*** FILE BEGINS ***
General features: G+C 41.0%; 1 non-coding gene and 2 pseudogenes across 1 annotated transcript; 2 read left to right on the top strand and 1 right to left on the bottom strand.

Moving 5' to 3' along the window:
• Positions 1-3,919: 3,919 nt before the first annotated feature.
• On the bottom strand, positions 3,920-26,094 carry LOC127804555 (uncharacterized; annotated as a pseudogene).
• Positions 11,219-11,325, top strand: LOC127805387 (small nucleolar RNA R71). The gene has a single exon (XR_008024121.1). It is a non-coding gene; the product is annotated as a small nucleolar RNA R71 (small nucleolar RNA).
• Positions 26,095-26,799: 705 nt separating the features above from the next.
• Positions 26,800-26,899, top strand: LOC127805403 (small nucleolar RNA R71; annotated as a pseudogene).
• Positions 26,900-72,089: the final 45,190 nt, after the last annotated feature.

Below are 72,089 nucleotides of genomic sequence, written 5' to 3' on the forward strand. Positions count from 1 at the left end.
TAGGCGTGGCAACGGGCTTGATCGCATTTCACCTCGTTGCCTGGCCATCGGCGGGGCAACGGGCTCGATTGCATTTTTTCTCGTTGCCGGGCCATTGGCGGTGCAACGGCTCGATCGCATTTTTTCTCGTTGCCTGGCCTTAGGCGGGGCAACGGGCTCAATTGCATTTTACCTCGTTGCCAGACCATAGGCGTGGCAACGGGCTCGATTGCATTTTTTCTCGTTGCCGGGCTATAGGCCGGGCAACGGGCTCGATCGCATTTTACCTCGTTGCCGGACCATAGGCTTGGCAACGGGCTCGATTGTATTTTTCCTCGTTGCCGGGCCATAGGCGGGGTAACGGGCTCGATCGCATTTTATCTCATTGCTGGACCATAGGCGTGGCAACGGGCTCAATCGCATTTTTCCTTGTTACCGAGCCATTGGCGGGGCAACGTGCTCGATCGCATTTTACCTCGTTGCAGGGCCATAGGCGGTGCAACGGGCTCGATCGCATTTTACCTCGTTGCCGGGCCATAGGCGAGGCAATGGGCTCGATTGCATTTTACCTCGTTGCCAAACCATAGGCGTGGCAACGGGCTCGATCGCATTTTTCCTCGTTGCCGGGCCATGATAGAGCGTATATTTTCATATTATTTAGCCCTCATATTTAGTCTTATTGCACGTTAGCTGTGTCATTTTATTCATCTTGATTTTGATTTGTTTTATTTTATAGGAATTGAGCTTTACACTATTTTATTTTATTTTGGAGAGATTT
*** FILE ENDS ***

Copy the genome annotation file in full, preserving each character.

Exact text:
General features: G+C 41.0%; 1 non-coding gene and 2 pseudogenes across 1 annotated transcript; 2 read left to right on the top strand and 1 right to left on the bottom strand.

Moving 5' to 3' along the window:
• Positions 1-3,919: 3,919 nt before the first annotated feature.
• On the bottom strand, positions 3,920-26,094 carry LOC127804555 (uncharacterized; annotated as a pseudogene).
• Positions 11,219-11,325, top strand: LOC127805387 (small nucleolar RNA R71). The gene has a single exon (XR_008024121.1). It is a non-coding gene; the product is annotated as a small nucleolar RNA R71 (small nucleolar RNA).
• Positions 26,095-26,799: 705 nt separating the features above from the next.
• Positions 26,800-26,899, top strand: LOC127805403 (small nucleolar RNA R71; annotated as a pseudogene).
• Positions 26,900-72,089: the final 45,190 nt, after the last annotated feature.

Below are 72,089 nucleotides of genomic sequence, written 5' to 3' on the forward strand. Positions count from 1 at the left end.
TAGGCGTGGCAACGGGCTTGATCGCATTTCACCTCGTTGCCTGGCCATCGGCGGGGCAACGGGCTCGATTGCATTTTTTCTCGTTGCCGGGCCATTGGCGGTGCAACGGCTCGATCGCATTTTTTCTCGTTGCCTGGCCTTAGGCGGGGCAACGGGCTCAATTGCATTTTACCTCGTTGCCAGACCATAGGCGTGGCAACGGGCTCGATTGCATTTTTTCTCGTTGCCGGGCTATAGGCCGGGCAACGGGCTCGATCGCATTTTACCTCGTTGCCGGACCATAGGCTTGGCAACGGGCTCGATTGTATTTTTCCTCGTTGCCGGGCCATAGGCGGGGTAACGGGCTCGATCGCATTTTATCTCATTGCTGGACCATAGGCGTGGCAACGGGCTCAATCGCATTTTTCCTTGTTACCGAGCCATTGGCGGGGCAACGTGCTCGATCGCATTTTACCTCGTTGCAGGGCCATAGGCGGTGCAACGGGCTCGATCGCATTTTACCTCGTTGCCGGGCCATAGGCGAGGCAATGGGCTCGATTGCATTTTACCTCGTTGCCAAACCATAGGCGTGGCAACGGGCTCGATCGCATTTTTCCTCGTTGCCGGGCCATGATAGAGCGTATATTTTCATATTATTTAGCCCTCATATTTAGTCTTATTGCACGTTAGCTGTGTCATTTTATTCATCTTGATTTTGATTTGTTTTATTTTATAGGAATTGAGCTTTACACTATTTTATTTTATTTTGGAGAGATTT